What does a film company do when they have an unexpectedly huge hit? They follow up with a quick, cheap, sequel. King Kong was followed up in nine months with Son of Kong, and Godzilla was followed six months later by Godzilla Raids Again.
I won't be discussing the American versions of Japanese monster films if I can get the Japanese cut. I'm just not that interested. I'm a subs guy, as I find the process of dubbing can be convoluted, especially when attempting to cram English words into mouths speaking Japanese. This distances the dialog from the original concept, and unless there's some sort of genius doing the translating, it's three removes from the original, rather than one. I prefer to read the dialog, and listen to the voices of the original actors. As a result, I'm enjoying Sony's releases of these films on DVD, since they include a subbed Japanese version, as well as the dubbed and often recut American version.
Godzilla Raids Again provides us with the answer to the impotent military posited in the original Godzilla. If the colossus cannot be defeated by conventional weapons, then how do we provide narrative tension? The answer is to fight fire with fire, and introduce another giant monster. And this is the moment the Godzilla franchise comes into its own, providing a stage for two or more gigantic monsters to meet and fight.
Godzilla is no longer a mystery, so he appears much earlier in the film that the previous one. Less than nine minutes in, Godzilla and Anguirus are shown, already locked in combat. This is a second mutated dinosaur. The original Godzilla was killed by the Oxygen Destroyer, and nuclear testing has once again produced a gigantic version of a dinosaur from the same family. But that's not important. What's important is that Japan must now face another attack by Godzilla.
To remind the viewer of the original Godzilla film (remember this is the fifties, so there are no DVDs or home versions of film avalable), Dr Yamane (played again by Takashi Shimura, one of Kurosawa's pernnial players) shows us a quick reel from the previous film. It's a hoary old device, but one that works. Yamane and the military explicitly agree that the military is useless against these titanic monsters, and that they must keep an eye on the monsters in order to predict where they will be most destructive, and evacuate the civilians.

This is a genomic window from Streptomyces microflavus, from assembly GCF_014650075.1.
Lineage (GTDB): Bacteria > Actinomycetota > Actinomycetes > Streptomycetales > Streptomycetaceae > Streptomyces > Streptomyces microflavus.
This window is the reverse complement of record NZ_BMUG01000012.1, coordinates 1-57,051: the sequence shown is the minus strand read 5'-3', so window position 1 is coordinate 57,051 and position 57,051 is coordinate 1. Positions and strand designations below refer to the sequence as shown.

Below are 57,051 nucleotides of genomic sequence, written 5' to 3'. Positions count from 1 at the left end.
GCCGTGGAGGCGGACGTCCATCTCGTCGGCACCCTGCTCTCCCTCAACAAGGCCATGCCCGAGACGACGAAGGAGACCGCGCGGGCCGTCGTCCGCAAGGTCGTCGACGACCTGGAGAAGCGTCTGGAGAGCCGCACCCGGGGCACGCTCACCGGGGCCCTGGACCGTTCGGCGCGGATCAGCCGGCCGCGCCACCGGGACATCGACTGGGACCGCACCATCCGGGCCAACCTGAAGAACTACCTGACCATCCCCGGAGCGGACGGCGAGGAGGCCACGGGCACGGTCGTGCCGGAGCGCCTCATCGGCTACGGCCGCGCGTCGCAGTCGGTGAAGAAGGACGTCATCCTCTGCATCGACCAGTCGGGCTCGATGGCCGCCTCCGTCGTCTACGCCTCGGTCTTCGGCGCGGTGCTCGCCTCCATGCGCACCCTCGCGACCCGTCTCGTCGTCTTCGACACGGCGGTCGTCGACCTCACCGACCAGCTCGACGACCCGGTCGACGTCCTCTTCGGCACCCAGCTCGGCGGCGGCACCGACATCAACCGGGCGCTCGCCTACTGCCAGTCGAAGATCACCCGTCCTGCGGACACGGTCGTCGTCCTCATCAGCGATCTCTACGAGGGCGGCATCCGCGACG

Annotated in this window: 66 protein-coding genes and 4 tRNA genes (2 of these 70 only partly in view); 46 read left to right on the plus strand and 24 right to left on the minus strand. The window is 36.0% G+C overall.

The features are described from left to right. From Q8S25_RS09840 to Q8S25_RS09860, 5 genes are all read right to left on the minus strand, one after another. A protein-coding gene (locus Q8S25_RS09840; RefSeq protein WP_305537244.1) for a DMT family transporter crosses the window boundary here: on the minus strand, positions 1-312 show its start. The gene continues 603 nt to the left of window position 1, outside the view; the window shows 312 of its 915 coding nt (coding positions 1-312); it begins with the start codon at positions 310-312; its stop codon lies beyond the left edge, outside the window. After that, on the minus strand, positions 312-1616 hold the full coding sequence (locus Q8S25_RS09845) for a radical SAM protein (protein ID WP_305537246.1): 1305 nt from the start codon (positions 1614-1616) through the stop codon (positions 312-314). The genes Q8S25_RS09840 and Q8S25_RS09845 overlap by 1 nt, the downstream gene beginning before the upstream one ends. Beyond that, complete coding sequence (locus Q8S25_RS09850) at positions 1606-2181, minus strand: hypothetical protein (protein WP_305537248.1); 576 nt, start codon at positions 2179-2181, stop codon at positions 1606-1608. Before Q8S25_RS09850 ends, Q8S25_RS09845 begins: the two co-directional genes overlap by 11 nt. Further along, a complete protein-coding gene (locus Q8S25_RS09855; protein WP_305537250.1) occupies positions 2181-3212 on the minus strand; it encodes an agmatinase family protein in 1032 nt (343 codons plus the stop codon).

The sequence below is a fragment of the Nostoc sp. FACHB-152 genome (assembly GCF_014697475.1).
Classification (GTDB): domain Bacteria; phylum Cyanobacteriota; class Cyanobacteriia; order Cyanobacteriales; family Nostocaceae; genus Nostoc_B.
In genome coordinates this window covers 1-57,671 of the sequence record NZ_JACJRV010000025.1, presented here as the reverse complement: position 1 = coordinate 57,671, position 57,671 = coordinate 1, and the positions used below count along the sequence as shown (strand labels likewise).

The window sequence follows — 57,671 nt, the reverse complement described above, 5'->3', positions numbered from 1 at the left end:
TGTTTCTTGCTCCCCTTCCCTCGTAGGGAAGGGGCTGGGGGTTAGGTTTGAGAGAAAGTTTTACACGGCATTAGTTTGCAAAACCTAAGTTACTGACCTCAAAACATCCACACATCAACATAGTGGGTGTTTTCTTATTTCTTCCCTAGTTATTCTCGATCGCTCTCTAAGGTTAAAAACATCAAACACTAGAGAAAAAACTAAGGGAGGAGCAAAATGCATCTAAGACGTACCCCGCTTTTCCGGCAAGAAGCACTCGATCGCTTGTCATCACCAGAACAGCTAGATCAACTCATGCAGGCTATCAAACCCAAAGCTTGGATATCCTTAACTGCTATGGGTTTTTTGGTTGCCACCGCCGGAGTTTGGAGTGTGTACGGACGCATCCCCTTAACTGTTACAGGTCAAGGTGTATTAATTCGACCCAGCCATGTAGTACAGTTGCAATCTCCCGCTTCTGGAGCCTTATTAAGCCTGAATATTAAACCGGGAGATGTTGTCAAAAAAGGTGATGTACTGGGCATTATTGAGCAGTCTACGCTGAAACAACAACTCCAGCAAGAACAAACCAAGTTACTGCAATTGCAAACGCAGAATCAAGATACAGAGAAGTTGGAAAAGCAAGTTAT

The device used in this film is that Godzilla is attracted to light. This is a small reference to the first film, when Godzilla attacked the broadcast tower, having seen the flashing lights from the photographers. This may also be a reference to King Kong, as it's the photographer's flashes that set Kong on his rampage. It also reinforces the Godzilla as American military metaphor, since the authorities shut down the lights of Osaka. The audience would have remembered blackouts during WWII bombing raids. It also serves to show the folly of men. Godzilla is indeed distracted by the flares, but a fire at an oil refinery catches his attention, at which point Osaka gets stomped.
The human characters are much more ordinary. Our protagonists are pilots for a fishing company, as well as the girls they are sweet on. Dr. Yamane appears only to give us plot exposition as the Gozilla expert. The smaller lives of these less-developed characters stand in contrast to the previous film. These are working-class, in the employ of Kaiyo Fishing Company trying to do what they can, not researchers or scientists.